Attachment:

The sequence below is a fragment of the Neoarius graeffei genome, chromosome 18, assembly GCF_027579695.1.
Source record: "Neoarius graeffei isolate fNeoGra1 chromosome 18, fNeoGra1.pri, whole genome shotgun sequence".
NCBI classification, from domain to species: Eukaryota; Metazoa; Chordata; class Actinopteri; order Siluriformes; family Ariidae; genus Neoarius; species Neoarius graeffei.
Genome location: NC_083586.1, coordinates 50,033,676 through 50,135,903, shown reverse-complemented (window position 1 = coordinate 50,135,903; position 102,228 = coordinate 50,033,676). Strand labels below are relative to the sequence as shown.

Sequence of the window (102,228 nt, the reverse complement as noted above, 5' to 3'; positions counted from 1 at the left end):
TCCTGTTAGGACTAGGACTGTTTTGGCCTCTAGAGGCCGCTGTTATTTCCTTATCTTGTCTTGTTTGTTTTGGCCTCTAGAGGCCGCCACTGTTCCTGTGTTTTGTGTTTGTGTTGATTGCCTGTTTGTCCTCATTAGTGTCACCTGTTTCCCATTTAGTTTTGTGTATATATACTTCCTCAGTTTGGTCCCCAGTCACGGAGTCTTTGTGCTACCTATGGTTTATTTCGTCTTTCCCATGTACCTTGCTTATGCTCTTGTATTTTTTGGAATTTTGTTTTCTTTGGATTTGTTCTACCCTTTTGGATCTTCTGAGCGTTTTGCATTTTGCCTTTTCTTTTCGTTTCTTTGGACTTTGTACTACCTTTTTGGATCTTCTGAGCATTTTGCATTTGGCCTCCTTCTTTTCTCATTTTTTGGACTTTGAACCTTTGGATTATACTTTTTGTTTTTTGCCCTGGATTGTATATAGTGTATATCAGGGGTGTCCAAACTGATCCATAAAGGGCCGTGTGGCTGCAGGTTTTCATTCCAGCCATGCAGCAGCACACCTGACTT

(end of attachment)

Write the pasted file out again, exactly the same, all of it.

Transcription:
The sequence below is a fragment of the Neoarius graeffei genome, chromosome 18, assembly GCF_027579695.1.
Source record: "Neoarius graeffei isolate fNeoGra1 chromosome 18, fNeoGra1.pri, whole genome shotgun sequence".
NCBI classification, from domain to species: Eukaryota; Metazoa; Chordata; class Actinopteri; order Siluriformes; family Ariidae; genus Neoarius; species Neoarius graeffei.
Genome location: NC_083586.1, coordinates 50,033,676 through 50,135,903, shown reverse-complemented (window position 1 = coordinate 50,135,903; position 102,228 = coordinate 50,033,676). Strand labels below are relative to the sequence as shown.

Sequence of the window (102,228 nt, the reverse complement as noted above, 5' to 3'; positions counted from 1 at the left end):
TCCTGTTAGGACTAGGACTGTTTTGGCCTCTAGAGGCCGCTGTTATTTCCTTATCTTGTCTTGTTTGTTTTGGCCTCTAGAGGCCGCCACTGTTCCTGTGTTTTGTGTTTGTGTTGATTGCCTGTTTGTCCTCATTAGTGTCACCTGTTTCCCATTTAGTTTTGTGTATATATACTTCCTCAGTTTGGTCCCCAGTCACGGAGTCTTTGTGCTACCTATGGTTTATTTCGTCTTTCCCATGTACCTTGCTTATGCTCTTGTATTTTTTGGAATTTTGTTTTCTTTGGATTTGTTCTACCCTTTTGGATCTTCTGAGCGTTTTGCATTTTGCCTTTTCTTTTCGTTTCTTTGGACTTTGTACTACCTTTTTGGATCTTCTGAGCATTTTGCATTTGGCCTCCTTCTTTTCTCATTTTTTGGACTTTGAACCTTTGGATTATACTTTTTGTTTTTTGCCCTGGATTGTATATAGTGTATATCAGGGGTGTCCAAACTGATCCATAAAGGGCCGTGTGGCTGCAGGTTTTCATTCCAGCCATGCAGCAGCACACCTGACTT